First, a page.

The former English National Ballet dancer who used his ‘fame and prestige’ to sexually assault four young female students has been jailed for nine years.
Yat-Sen Chang, 50, inappropriately touched teenagers during massages at two dance schools in London between 2009 and 2016.
The Cuban joined the English National Ballet in 1993 and was the company’s principal dancer until 2011, performing in productions such as The Nutcracker, Coppelia and Sleeping Beauty.
Chang targeted his victims, aged between 16 and 19 at the time, at the English National Ballet and Young Dancers Academy, where a dance studio is named after him.
You got emboldened when young women didn’t report your conduct
He was jailed for a total of nine years at Isleworth Crown Court on Wednesday after being found guilty of 12 counts of sexual assault and one count of assault by penetration following a trial earlier this year.
Judge Edward Connell told Chang, “You took advantage of your fame and position of trust” to engage in “grooming-type behavior” and carry out the attacks “for your own sexual gratification”.
“For years you used your notoriety and prestige in the world of ballet to abuse young women who were your students.
“You became emboldened when the young women did not report your conduct.
“Your offense had a profound impact on all of your victims and you have shown no remorse for your appalling behavior.”
During the trial, prosecutor Joel Smith said the “internationally acclaimed” ballet dancer was “both famous and revered” by young dancers and ballet students.
He told jurors that Chang “used his position” to commit sexual offenses against young students in his charge.
“For his part, he was confident that his fame and position would protect him from complaints or consequences for his actions,” Mr Smith said.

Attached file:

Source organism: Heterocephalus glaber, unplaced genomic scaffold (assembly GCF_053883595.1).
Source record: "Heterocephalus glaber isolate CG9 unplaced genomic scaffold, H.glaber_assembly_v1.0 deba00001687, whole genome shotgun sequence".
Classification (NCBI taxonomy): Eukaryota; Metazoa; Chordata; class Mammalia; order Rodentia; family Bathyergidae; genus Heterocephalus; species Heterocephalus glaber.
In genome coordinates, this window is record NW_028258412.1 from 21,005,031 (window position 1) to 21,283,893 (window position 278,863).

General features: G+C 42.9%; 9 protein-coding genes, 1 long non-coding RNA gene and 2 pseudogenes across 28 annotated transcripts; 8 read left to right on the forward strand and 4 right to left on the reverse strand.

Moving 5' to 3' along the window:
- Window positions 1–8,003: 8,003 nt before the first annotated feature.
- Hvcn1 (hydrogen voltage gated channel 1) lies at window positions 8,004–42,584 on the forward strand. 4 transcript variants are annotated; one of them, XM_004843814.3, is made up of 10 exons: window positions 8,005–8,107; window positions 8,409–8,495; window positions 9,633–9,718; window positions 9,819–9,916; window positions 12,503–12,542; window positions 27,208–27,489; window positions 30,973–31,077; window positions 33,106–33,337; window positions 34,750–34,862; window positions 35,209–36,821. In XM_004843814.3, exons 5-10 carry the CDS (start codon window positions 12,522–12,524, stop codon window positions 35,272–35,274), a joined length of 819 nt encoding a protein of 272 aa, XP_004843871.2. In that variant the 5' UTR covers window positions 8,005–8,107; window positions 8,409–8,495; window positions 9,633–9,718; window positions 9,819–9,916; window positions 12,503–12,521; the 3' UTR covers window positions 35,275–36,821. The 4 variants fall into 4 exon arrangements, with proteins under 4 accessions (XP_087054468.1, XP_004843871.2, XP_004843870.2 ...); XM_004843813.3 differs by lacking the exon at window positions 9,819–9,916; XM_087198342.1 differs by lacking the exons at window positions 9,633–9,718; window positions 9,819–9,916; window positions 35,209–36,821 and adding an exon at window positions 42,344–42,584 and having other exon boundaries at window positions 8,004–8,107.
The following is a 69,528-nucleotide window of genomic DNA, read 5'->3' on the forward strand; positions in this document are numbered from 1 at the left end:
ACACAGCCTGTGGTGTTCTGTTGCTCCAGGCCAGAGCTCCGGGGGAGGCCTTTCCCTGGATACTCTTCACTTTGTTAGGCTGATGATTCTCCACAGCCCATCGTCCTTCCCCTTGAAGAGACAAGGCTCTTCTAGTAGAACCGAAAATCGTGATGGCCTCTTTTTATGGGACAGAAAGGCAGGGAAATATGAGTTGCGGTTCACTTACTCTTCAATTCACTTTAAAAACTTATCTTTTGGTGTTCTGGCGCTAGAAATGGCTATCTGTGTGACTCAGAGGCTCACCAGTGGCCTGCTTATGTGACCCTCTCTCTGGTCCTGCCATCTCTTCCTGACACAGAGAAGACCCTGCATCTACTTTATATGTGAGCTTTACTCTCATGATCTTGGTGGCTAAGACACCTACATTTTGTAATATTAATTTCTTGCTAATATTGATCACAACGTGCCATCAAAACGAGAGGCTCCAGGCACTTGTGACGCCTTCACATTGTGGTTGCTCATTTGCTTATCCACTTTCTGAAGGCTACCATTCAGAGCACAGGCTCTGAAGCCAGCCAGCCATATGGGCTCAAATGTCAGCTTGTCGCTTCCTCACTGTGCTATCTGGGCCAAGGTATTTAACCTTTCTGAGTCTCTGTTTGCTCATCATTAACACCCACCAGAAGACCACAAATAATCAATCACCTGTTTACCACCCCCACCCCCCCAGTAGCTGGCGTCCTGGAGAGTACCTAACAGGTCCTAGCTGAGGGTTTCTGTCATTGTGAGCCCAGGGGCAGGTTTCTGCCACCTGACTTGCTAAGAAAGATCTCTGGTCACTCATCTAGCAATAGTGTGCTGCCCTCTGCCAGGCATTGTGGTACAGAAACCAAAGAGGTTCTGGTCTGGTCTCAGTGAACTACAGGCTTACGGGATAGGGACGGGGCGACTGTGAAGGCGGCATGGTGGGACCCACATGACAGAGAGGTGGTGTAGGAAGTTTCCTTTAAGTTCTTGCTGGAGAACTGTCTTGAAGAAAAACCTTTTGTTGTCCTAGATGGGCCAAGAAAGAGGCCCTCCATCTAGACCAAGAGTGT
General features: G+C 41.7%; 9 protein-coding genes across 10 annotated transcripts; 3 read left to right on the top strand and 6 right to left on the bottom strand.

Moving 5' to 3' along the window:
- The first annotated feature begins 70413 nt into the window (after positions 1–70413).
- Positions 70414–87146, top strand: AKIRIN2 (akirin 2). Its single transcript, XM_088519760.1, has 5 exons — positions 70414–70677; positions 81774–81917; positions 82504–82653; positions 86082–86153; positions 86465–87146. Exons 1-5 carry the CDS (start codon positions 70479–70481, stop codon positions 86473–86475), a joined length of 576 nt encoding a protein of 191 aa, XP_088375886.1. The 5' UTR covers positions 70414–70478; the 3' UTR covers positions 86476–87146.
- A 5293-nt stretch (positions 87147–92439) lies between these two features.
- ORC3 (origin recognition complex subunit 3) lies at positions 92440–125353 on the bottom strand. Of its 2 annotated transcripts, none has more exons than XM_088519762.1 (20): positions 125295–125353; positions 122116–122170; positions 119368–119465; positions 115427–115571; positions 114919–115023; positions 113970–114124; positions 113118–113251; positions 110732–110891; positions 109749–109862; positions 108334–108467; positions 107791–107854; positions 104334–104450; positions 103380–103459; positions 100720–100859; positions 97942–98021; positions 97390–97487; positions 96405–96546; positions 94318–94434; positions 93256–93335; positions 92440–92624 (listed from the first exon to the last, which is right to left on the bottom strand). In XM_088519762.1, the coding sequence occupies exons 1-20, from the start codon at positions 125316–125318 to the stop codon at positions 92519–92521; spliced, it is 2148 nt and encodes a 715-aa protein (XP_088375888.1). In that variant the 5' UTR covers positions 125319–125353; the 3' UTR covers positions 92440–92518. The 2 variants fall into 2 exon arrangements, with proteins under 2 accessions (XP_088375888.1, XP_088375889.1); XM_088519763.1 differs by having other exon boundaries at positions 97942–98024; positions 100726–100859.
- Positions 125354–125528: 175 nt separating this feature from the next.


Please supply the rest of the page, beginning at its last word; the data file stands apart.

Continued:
“The story of this case is unfortunately often heard – it is a man with power and prestige who uses it to abuse younger women.
“Yet he used his power and influence to sexually abuse and intimidate his young victims.”
He ruined most of my later teenage years. I hope he faces what he did with regret and pain
In a victim impact statement read in court, a woman, who left the world of ballet, told how she had felt ‘vulnerable and numb’ by what had happened to her.
Another said she thought Chang had been “nice” to her and helped her improve her dancing, but that as she got older “she became more and more disgusted with what had happened and mad” at herself for not realizing it sooner.
“He wasted most of my last teenage years. I hope he faces what he did with regret and pain,” she said.
“I still feel haunted, violated, shamed and humiliated.”
Chang, who then lived and worked as a ballet dancer in the German port city of Kiel, described himself as “a hero in the world of ballet” and “a star”.
He said he had “no idea” why the allegations were being made against him and denied touching any of the complainants inappropriately or sexually.
His attorney, Kathryn Hirst, said “he maintains he is not guilty in these cases” but “accepts the jury’s verdicts”.
She said Chang, who comes from a “passionate dance” family, began his ballet career in Cuba when he was very young, with his international career peaking as a principal dancer.
“He will never be able to regain his peak physical condition after a period of imprisonment,” she said.
“Most importantly, he understands he is no longer employable and any company considering employing him should give serious thought to his reputation.”
Chang, who has a longtime partner and a grown daughter, was found not guilty of one count of assault by penetration.